The Super Hero Squad Show is not only fashionable on TV these is also keeping up with the community of the growing amounts of children on the Internet. The show has it's own section on Marvel's animation page, and includes some very cool interactive features. The coolest feature: the create your own comic section.

Using a simple type of Flash, you are able to either create a mini comic strip of a couple panels or a full comic book with several pages! The give you backgrounds, characters, dialog balloons and many other options to create your own original stories...using the Super Hero Squad Show characters, of course.

You may recognize "My Lovin' " strip inspired by En Vogue.

Create your own comic here. Have fun with it. Oh and one more thing...

A'Woo Woo Wooo!

Saturday, October 24, 2009

A Dire Outcome for Mr. Bloom

Not by explosion
Not by blood loss
Not by a rabid animal on the streets

Not by plane crash
Not by snake bite
Not by accidental stabbing by cleats

Not by knife
Not by fire
Not by drowning in a pool of oil

Not by stroke
Not by heart attack
Not by a dirty infected old boil

Not by cannibalism
Not by cancer
Not by an allergic reaction to an apple he took

Not by virus
Not by old age
Not by an accident with a grapple: type hook

It is true...
There was a dire outcome for Mr. Bloom
And yet still...
We cease to know what caused his death and his doom

Thursday, October 22, 2009

The Bid With One Name

Tonight I was on a mission. Recently, Ruben Martinez, an artist who's art work I check in on from time to time, created a piece titled "Sleepy Hallow." It is a wonderful depiction of the Sleepy Hallow story which I came to find out...was up for silent auction. Martinez had created the art for a charity auction Matel (the toy maker) was sponsoring for the Children Affected by Aids Foundations (CAAF). Randomly, the event was held down the street from where I live so I thought...why don't I go and see if I can bid the highest for "Sleepy Hallow."

So I went.

I knew going into the event the art started at about $100. I was cool with spending a little more then I would normally spend on art because it was for a great cause. I went thinking I can spend a little over $200. I have a shot! Or so I thought...

The show had a nice set-up with art lining the walls of a small venue. Most guest were in casual nice clothing of slacks, sports jackets, and casual dress attire for the women (I had jeans and a hoody). The event was catered with snacks, wine and beer.

As I toured the paintings, wine in hand, I was pleasantly surprised by the art. Some pieces you could buy instantly, and thus, steal a gem. But most pieces were silent auction. I made my way past the He-Man original art, which Ruben was bidding on with other high spenders, and finally to Ruben's "Sleepy Hollow." It had a black laser cut frame which included a pumpkin on top. It wasn't a large piece, yet it was just about the best of show. After viewing the art I turned to view the silent auction sheet to see what I would have to bid, and that's when I saw it.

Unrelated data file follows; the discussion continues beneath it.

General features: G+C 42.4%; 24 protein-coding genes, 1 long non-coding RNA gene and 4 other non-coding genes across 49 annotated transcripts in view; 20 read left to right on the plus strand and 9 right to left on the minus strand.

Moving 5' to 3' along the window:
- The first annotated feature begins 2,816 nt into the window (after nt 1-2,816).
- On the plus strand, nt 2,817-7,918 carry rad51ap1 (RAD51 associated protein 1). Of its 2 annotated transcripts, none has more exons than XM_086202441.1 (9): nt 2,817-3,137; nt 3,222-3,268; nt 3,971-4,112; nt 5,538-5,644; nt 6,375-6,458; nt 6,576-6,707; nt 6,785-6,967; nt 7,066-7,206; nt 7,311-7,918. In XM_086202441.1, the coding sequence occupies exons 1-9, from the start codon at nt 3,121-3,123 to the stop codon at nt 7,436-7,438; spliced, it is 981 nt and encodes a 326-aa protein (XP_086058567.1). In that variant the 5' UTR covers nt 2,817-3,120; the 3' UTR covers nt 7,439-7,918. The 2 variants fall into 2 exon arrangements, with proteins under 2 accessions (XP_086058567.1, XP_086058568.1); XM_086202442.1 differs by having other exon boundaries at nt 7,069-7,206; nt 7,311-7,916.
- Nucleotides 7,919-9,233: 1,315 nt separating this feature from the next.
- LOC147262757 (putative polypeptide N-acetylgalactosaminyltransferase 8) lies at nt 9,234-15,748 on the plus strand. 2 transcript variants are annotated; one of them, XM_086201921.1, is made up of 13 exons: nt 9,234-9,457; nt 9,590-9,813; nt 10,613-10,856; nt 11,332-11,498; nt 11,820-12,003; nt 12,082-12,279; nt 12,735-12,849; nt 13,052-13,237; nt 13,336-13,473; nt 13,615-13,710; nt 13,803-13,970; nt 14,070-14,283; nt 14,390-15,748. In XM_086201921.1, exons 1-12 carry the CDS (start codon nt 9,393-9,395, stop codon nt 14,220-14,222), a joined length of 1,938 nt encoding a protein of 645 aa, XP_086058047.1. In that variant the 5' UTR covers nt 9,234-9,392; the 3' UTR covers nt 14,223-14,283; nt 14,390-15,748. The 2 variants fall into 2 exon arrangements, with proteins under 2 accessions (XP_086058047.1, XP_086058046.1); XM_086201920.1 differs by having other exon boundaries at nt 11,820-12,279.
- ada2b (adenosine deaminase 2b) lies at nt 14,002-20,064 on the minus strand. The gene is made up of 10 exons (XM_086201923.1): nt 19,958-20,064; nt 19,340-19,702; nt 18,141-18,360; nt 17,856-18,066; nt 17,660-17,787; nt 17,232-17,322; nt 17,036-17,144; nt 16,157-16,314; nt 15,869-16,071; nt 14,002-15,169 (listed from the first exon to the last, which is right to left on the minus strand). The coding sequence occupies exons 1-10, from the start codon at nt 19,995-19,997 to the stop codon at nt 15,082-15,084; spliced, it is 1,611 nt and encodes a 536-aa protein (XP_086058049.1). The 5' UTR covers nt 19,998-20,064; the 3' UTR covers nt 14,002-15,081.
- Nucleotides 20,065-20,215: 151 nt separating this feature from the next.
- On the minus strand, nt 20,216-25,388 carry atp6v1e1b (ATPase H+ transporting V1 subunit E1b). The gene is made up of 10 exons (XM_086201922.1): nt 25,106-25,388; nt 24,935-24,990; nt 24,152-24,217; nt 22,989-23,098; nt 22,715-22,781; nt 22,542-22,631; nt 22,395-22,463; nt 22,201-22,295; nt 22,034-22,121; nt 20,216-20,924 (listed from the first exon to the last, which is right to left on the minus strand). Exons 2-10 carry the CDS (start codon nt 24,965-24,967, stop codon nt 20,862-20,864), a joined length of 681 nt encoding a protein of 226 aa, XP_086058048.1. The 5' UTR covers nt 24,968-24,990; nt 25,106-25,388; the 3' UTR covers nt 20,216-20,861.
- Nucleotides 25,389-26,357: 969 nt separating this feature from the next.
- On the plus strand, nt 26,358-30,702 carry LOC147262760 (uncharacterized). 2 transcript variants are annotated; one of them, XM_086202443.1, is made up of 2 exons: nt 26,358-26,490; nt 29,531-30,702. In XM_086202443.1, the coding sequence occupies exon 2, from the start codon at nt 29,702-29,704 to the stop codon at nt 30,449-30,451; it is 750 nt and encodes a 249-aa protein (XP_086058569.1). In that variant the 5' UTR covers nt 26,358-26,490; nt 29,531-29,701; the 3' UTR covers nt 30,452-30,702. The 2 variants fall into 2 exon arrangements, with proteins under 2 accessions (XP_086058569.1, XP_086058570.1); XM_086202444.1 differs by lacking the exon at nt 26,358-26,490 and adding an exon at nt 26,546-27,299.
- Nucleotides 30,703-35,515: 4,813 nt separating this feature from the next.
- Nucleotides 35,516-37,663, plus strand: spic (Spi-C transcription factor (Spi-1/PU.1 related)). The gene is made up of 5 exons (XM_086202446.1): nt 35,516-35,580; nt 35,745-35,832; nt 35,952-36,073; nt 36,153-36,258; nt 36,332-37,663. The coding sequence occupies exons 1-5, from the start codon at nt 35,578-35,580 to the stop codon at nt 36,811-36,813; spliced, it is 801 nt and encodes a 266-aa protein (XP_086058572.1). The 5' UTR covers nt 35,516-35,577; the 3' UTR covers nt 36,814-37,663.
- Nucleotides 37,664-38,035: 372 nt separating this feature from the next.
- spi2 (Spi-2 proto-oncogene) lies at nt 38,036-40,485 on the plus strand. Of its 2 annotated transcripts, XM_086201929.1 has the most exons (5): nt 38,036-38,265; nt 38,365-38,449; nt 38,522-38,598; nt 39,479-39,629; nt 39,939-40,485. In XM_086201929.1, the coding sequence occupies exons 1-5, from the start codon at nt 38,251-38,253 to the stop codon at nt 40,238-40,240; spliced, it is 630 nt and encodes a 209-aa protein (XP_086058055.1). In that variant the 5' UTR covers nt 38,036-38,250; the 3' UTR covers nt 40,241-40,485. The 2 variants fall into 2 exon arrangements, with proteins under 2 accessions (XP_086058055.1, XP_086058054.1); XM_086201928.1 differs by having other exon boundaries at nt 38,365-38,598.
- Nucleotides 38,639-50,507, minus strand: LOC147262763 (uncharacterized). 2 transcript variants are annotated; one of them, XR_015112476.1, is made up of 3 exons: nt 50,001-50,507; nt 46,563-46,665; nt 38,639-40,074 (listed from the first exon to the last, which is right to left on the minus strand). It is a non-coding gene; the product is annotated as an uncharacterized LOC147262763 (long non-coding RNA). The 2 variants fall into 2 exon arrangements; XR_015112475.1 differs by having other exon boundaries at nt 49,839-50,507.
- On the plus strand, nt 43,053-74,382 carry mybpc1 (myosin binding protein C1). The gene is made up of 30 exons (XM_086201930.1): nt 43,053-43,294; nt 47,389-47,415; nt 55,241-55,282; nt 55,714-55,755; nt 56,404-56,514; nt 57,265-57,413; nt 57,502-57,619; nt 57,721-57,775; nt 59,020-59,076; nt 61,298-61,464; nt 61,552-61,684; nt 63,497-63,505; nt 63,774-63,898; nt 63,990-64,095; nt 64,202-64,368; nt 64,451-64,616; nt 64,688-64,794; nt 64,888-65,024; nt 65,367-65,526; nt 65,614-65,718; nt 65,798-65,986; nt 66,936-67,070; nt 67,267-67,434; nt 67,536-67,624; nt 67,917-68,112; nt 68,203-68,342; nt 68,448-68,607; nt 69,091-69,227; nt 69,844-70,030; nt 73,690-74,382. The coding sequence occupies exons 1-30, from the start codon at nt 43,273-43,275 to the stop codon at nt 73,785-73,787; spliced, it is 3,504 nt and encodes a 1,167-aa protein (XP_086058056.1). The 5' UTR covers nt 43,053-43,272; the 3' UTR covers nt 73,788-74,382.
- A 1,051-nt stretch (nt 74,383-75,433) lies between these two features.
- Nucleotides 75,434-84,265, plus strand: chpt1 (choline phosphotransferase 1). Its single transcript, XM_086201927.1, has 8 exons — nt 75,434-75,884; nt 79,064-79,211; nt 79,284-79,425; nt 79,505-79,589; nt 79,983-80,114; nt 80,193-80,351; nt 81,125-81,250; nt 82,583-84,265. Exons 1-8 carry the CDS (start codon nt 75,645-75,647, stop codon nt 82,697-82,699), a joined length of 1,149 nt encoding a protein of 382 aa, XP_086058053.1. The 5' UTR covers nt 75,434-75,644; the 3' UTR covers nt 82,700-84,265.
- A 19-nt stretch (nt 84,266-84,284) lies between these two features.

The current bid was held at $225 by Peterson. No first and last name. Just Peterson. I was in trouble. Unless this guy was Brazilian, no body goes by just one name unless they are a certain type of person. They are confident to the point of almost cocky. They sign their name as the nick name or shortened version of their name everyone in the office calls them as they walk by giving the Fonzie thumbs-up saying, "Ehhh!" They know what they want and they get what they want. Always.

As I stared at "Sleepy Hallow" I noticed a couple of good enough guys in their early 30's in nice casual suits. One fella was talking about all the pieces he bid on. He pointed at Ruben's work a few times and smiled while he proudly told his friend he was the top bidder on "Sleepy Hallow." He genuinely liked and wanted it.

A woman my age walked next to me.

"This is a problem," I said. "He has one name! How do you beat a man with one name?"

"Maybe you should place your bid with just one name," she replied.

"I should. Or maybe even just a letter. Or a number. Or a I was the Artist formerly known as Prince. He would see the symbol and think, 'how do I beat a guy with just a symbol for a name'. Or maybe I Should sign, I will kill you if you out bid me Peterson."

The woman thought that would be my best shot. She wished me luck and moved on.

I finished my second glass of wine, took a deep breath and grabbed the pen. Dom Gazzuolo $250 I wrote in child's hand writing. I smiled, put the pen down, and stepped back. To my right I could see Peterson walking back towards the painting. Peterson and pal noticed someone had just out-bid Peterson. He looked around frantically until he stopped his gaze on me.

Eye to eye we stood for a brief moment. It felt like a life time. He knew. I knew. And just to make sure he knew...I folded my arms lifted my head high and said in a bold voice so he couldn't be mistaken,

"I've got all night Peterson!"

Startled, he grabbed for the pen and jumped my bid. He violently wrote Peterson and placed the pen down.

Frick'n Peterson!